5:11 PM PT -- Hannah's attorney, Jason Bowles, tells TMZ ... sheriffs took a huge step towards finding who put live ammo on the movie set by executing the search warrant, and the expectation is for the FBI to compare and analyze the live rounds from the set with the live rounds seized at PDQ Arm & Prop to determine where they came from.
The big mystery in the fatal shooting on the set of Alec Baldwin's movie "Rust" remains ... how live rounds ended up in the weapon, and now investigators are taking a closer look at the film's ammo supplier.
According to a new search warrant, obtained by TMZ, detectives in New Mexico have interviewed a guy named Seth Kenney, one of the suppliers of the ammunition head armorer Hannah Reed used on set.
Cops also spoke to Hannah's father, Thell Reed, who himself is an experienced armorer who has worked with Seth. In the docs, cops say Thell told them he and Seth crossed paths on a different production ... a month or 2 before the "Rust" tragedy.
What's interesting about that is ... Thell claims Seth brought live ammo -- a can with about 200 to 300 rounds -- to that set for the purpose of weapons training. When the training was completed, Thell says Seth took back the remaining bullets, and claims that included some live Colt .45 ammo.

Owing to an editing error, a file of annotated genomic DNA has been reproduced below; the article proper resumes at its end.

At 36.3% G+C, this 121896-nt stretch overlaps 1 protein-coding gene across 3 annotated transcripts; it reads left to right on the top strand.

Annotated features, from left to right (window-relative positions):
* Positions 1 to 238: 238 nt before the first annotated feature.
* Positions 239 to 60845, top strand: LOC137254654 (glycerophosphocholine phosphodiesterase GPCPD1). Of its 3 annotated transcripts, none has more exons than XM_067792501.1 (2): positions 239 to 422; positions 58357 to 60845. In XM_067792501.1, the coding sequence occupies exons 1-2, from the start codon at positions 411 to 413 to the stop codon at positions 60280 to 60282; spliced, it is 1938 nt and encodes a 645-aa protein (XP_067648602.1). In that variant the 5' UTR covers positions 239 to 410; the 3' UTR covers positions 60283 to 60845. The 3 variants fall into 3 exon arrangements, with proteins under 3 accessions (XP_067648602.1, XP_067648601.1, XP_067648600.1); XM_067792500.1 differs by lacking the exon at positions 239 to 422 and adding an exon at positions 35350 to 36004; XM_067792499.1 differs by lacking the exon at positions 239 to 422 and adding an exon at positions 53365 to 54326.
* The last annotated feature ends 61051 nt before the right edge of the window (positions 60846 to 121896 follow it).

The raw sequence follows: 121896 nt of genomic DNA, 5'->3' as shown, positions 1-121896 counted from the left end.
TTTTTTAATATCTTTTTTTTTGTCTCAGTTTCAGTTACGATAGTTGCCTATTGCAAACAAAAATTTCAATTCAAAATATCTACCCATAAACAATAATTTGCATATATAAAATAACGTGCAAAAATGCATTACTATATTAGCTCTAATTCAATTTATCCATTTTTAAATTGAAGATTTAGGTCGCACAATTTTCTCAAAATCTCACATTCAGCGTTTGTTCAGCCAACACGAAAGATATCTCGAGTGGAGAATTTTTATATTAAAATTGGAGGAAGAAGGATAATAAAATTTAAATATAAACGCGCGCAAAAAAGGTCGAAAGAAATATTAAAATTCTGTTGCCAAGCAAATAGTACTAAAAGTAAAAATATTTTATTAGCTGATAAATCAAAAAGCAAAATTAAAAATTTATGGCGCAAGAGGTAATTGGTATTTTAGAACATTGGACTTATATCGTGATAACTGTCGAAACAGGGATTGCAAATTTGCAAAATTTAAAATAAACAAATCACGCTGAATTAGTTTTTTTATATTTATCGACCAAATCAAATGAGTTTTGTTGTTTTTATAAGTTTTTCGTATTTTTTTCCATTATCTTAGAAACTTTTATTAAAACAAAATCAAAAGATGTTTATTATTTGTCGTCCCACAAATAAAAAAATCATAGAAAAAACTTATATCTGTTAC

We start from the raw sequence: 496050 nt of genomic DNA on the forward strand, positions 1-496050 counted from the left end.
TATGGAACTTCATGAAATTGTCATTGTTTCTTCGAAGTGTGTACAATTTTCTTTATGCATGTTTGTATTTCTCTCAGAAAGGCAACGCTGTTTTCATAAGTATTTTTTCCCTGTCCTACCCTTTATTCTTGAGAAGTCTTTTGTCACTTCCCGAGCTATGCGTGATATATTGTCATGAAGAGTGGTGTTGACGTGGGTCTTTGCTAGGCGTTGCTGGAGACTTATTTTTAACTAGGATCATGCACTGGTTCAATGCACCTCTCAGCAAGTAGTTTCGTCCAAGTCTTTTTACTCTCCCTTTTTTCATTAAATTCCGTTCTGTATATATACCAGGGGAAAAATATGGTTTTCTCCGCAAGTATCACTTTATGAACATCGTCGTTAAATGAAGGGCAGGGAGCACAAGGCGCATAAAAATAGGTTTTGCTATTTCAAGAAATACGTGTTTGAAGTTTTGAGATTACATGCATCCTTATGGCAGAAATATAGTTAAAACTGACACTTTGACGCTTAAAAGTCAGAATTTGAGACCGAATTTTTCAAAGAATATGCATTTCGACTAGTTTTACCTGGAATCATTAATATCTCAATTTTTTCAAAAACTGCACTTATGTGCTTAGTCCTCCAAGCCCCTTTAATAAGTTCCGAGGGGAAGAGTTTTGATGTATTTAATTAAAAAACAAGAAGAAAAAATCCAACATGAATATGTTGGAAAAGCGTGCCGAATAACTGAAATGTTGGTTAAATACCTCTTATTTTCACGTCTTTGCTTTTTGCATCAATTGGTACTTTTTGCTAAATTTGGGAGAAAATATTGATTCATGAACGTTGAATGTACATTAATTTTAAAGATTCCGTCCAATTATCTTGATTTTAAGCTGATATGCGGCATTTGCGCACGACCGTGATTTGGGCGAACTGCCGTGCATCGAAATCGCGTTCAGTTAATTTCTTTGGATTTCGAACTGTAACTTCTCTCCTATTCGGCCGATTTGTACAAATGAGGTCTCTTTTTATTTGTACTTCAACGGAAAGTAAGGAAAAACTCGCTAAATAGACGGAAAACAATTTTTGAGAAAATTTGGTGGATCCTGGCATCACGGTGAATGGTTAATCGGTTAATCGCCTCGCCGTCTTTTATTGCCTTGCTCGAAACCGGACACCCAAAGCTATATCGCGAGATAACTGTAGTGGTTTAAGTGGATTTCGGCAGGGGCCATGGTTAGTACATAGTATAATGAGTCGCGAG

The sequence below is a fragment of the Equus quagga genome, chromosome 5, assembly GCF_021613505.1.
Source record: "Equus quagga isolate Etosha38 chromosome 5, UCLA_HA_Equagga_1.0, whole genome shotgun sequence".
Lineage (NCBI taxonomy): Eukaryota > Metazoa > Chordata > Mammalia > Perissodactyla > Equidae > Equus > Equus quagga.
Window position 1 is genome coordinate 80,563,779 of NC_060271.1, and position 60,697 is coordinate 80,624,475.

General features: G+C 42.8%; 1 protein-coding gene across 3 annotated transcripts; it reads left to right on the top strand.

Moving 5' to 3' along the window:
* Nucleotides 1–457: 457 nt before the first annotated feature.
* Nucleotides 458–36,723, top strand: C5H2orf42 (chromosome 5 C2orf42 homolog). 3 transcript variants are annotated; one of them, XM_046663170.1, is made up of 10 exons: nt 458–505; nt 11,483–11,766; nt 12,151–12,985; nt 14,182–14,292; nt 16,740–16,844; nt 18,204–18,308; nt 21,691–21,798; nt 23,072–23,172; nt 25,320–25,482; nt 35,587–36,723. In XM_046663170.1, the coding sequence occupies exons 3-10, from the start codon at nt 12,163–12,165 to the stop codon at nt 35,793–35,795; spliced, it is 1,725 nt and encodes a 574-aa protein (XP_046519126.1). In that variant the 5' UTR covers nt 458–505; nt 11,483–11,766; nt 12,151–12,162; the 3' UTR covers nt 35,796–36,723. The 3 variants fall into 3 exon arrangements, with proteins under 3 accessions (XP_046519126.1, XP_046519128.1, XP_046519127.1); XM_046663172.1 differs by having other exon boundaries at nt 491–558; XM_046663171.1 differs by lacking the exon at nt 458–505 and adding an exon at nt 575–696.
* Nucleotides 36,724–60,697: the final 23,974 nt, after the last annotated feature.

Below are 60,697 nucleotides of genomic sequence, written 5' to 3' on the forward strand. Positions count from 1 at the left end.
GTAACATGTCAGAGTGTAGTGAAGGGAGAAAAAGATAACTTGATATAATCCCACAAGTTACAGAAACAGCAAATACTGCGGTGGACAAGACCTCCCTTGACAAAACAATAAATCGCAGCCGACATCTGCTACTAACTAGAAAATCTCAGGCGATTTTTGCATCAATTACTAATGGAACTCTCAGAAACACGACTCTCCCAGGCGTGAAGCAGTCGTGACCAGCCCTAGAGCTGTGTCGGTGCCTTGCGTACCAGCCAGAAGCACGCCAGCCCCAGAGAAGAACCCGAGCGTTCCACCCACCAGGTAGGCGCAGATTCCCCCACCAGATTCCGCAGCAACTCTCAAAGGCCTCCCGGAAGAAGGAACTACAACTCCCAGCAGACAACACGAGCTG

The gun Baldwin fired was a long barrel Colt .45. You see where Thell is going with this -- he told cops the leftover ammo from his production might match that which killed cinematographer Halyna Hutchins.
That's his theory, anyway, and cops are willing to check it out -- the Santa Fe County Sheriff's Dept. got the warrant to search Seth's company, PDQ Arm & Prop.
Presumably, they want to see if the fatal round matches those in the can of live ammo from a couple months ago. The judge signed off, giving detectives the greenlight to scoop up the potential evidence.
And, there's this ... according to the docs, cops also spoke to "Rust" prop master, Sarah Zachry, who said she checked the ammo box -- after Halyna was shot -- and found some bullets that rattled, indicating they're dummy rounds, and others that didn't. That led her to believe there were even more live rounds in the ammo box.
Remember, Hannah's attorneys floated a theory that someone, perhaps a disgruntled crew member, intentionally brought live bullets on set to sabotage the production -- but D.A. Mary Carmack-Altwies has said she isn't buying that.